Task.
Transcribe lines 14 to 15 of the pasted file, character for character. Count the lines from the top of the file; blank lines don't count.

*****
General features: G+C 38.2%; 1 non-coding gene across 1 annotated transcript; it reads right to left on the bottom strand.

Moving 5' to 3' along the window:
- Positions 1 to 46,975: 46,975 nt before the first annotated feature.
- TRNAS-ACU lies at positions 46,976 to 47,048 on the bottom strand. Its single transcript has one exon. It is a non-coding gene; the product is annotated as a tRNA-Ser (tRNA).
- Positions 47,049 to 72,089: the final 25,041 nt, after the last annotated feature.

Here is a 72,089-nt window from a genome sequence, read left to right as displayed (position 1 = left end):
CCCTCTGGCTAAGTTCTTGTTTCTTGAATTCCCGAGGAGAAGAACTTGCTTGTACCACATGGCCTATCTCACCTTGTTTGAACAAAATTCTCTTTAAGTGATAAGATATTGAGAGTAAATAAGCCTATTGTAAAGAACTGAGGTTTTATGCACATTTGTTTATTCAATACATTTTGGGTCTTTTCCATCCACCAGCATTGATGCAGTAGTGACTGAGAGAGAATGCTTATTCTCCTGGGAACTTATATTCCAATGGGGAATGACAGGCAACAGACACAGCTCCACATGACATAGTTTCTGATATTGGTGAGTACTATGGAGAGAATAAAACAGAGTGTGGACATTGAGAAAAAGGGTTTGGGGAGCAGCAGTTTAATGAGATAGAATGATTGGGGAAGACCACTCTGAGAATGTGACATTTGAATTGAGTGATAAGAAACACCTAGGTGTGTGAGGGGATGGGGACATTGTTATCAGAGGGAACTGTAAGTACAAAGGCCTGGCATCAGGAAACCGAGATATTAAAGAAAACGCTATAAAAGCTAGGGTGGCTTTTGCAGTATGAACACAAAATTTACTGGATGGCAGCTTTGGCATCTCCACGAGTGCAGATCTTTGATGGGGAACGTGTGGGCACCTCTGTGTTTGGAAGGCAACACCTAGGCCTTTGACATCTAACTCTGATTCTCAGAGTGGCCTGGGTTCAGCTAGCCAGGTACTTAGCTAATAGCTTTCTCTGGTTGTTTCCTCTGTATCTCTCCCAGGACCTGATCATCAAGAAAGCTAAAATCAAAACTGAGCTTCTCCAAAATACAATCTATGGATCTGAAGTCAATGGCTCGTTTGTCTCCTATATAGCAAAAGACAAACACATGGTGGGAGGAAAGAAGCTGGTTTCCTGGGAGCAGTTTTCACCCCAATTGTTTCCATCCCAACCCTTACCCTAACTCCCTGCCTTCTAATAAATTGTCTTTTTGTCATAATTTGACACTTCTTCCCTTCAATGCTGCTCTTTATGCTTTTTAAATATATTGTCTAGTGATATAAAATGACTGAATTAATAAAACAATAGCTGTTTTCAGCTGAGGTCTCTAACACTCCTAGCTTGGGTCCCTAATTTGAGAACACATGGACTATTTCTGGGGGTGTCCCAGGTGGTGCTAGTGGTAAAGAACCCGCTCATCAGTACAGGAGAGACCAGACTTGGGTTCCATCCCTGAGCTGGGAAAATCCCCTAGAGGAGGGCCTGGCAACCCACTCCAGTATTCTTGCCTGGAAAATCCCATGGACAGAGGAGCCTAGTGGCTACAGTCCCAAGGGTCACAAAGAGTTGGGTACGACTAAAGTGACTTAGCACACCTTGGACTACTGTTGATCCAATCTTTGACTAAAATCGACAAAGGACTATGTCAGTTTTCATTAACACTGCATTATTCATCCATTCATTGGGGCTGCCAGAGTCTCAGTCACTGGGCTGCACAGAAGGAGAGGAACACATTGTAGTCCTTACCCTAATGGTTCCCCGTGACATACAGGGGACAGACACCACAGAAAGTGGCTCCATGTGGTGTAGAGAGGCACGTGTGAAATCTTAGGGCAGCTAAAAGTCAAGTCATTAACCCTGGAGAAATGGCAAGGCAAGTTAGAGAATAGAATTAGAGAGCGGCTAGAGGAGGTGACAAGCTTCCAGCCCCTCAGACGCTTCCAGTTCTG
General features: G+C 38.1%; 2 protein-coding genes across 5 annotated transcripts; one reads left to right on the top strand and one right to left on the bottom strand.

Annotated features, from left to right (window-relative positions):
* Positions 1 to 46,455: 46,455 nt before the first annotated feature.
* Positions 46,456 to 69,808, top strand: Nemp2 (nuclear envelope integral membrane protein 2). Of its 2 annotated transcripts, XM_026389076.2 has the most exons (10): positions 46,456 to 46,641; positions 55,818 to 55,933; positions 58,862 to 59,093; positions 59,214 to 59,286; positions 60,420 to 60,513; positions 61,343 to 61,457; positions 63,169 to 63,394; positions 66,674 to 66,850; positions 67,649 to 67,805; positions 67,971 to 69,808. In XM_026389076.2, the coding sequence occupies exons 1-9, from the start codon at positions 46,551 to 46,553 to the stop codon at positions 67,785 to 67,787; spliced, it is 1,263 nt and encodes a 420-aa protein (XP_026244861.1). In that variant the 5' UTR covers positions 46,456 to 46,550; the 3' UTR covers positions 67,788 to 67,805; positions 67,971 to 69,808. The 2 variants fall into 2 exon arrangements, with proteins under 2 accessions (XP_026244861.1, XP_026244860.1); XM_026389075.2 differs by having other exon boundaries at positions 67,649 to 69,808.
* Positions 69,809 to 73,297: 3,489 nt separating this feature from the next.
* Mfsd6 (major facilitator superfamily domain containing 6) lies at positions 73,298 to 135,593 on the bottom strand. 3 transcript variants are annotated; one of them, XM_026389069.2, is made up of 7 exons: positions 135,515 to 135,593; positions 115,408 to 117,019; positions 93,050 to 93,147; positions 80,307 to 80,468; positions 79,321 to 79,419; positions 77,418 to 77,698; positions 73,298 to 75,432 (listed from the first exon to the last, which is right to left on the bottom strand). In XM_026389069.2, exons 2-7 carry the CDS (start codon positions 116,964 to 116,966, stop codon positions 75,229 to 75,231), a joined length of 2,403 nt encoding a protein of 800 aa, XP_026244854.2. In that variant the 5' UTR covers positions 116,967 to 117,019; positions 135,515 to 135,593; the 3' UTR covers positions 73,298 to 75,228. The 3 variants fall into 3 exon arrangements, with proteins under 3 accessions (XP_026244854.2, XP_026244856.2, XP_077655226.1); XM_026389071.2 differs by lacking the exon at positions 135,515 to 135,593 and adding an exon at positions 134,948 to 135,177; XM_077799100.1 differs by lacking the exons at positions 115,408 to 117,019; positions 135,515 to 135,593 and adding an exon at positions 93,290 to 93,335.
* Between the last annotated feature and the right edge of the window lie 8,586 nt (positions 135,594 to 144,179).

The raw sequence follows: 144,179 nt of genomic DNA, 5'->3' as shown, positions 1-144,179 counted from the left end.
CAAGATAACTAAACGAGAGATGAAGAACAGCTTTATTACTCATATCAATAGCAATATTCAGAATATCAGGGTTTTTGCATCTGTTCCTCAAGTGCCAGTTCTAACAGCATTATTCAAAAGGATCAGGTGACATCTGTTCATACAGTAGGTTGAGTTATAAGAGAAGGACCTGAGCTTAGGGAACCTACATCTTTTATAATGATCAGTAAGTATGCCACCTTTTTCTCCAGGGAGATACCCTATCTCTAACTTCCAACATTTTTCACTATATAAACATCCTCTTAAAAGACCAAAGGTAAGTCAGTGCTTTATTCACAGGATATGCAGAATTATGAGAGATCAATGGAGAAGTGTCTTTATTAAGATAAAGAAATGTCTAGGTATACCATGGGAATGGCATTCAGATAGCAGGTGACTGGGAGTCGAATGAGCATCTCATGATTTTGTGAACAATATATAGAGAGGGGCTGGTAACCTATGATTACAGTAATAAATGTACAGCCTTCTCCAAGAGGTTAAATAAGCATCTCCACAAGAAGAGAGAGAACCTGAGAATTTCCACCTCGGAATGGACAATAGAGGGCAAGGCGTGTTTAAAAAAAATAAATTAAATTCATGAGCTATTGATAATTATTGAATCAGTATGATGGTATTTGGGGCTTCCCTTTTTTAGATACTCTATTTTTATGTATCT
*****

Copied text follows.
* Between the last annotated feature and the right edge of the window lie 8,586 nt (positions 135,594 to 144,179).

The raw sequence follows: 144,179 nt of genomic DNA, 5'->3' as shown, positions 1-144,179 counted from the left end.